FAA Recommends Boeing 777 Autothrottle Wiring Repair

Credit: Nigel Howarth / AWST

The FAA is urging Boeing 777 operators to modify wiring to eliminate the risk of uncommanded throttle advances while aircraft are on the ground.

Boeing in 2015 issued a recommended fix for the issue, which has led to several in-service incidents.

“The majority of events occurred during taxi, and in one event the autothrottles advanced after landing before the speed brakes were retracted,” the FAA said in a non-mandatory special airworthiness information bulletin issued June 11. “Investigation revealed that these events were probably caused by a short between grounding wires to the [takeoff/go-around] switches. When this occurs, the aircraft senses the . . . switches have been pushed, the autothrottles activate in [thrust-reference] mode and the thrust levers advance to set takeoff thrust.”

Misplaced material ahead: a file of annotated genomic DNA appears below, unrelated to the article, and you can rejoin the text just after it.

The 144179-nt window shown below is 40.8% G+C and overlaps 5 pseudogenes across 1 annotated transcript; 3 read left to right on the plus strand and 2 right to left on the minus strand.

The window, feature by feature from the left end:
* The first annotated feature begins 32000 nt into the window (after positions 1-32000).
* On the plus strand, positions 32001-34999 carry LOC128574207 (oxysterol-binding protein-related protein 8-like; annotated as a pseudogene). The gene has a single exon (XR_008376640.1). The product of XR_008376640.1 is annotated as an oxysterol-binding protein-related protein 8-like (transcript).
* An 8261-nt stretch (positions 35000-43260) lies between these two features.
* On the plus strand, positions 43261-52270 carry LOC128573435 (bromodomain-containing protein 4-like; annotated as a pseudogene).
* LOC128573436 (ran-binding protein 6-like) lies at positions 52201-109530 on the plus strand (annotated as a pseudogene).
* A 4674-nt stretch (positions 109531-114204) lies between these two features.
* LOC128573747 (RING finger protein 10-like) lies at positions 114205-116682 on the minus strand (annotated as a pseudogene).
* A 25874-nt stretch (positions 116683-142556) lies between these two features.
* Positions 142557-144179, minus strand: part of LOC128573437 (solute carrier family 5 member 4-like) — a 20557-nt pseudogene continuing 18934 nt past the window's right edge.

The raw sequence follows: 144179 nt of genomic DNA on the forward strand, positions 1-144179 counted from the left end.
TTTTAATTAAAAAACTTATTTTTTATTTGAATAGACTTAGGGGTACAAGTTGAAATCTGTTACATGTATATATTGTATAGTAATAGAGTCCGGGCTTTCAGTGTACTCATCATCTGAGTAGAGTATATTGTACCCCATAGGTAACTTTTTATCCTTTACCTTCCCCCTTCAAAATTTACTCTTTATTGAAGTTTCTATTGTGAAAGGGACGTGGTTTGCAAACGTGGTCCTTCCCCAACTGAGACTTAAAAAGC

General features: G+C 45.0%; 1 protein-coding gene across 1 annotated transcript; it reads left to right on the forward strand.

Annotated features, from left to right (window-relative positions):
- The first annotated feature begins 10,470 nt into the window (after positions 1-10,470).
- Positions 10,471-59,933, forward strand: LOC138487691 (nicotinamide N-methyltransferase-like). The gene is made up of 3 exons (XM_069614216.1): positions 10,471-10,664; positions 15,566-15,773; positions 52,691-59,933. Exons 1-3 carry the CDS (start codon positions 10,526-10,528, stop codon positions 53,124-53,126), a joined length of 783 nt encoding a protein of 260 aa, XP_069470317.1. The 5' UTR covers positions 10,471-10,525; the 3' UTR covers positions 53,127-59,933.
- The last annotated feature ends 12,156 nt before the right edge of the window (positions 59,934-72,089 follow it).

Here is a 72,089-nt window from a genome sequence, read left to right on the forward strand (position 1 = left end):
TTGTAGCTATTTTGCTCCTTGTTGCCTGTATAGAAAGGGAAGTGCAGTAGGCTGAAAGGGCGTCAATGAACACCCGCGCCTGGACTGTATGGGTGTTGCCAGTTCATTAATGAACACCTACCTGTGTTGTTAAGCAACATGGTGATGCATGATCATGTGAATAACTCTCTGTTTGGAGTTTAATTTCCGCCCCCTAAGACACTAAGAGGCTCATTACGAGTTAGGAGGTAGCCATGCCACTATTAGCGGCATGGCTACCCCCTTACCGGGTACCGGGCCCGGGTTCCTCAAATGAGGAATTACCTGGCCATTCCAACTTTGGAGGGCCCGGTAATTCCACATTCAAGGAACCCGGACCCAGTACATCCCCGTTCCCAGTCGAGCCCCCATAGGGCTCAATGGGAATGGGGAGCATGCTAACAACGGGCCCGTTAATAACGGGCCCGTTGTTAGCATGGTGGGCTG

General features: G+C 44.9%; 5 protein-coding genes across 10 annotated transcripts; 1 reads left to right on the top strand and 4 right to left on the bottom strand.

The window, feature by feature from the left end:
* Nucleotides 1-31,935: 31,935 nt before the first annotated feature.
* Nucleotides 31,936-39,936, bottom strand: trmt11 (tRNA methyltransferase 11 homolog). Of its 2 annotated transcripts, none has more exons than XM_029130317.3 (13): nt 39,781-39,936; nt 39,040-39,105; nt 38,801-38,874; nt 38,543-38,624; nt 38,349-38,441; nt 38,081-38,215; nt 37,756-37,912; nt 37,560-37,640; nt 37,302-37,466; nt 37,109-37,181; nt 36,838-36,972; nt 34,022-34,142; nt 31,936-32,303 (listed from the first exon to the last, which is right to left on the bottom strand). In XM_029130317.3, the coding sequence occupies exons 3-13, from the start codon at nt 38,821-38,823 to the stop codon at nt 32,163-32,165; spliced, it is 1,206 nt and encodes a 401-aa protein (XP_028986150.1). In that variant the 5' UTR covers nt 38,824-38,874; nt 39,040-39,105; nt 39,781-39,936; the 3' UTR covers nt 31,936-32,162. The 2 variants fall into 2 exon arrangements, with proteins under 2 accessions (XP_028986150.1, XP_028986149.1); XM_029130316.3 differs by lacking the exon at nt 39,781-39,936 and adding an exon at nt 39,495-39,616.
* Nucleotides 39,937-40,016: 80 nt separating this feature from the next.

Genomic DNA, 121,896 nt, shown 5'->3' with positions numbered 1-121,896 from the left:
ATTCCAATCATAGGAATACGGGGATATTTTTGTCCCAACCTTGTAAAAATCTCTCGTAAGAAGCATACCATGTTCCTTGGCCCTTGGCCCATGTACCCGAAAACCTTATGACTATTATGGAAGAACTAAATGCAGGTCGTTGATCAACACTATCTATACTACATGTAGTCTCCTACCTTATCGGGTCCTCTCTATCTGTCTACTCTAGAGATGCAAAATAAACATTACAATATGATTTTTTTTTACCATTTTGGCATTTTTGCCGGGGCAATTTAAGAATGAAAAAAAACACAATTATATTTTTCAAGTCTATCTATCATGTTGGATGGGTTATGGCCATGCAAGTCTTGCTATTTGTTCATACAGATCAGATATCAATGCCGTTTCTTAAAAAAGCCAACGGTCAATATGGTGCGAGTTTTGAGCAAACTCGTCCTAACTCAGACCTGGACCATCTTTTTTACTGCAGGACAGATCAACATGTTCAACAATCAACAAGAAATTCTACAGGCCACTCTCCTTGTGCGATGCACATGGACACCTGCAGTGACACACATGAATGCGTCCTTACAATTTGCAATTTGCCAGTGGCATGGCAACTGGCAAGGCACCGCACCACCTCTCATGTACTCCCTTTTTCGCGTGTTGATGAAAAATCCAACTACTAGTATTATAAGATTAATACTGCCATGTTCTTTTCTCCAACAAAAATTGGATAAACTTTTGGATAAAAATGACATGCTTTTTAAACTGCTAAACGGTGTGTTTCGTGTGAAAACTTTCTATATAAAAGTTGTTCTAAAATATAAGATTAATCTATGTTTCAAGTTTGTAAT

The recommended repair is to change the grounding wires, the FAA said.

Boeing in March 2019 issued a flight-crew bulletin that explains how pilots can monitor thrust-lever movement and prevent uncommanded changes.

The issue is not severe enough to warrant a mandatory change via an airworthiness directive, the agency said.

Sean Broderick

Senior Air Transport & Safety Editor Sean Broderick covers aviation safety, MRO, and the airline business from Aviation Week Network's Washington, D.C. office.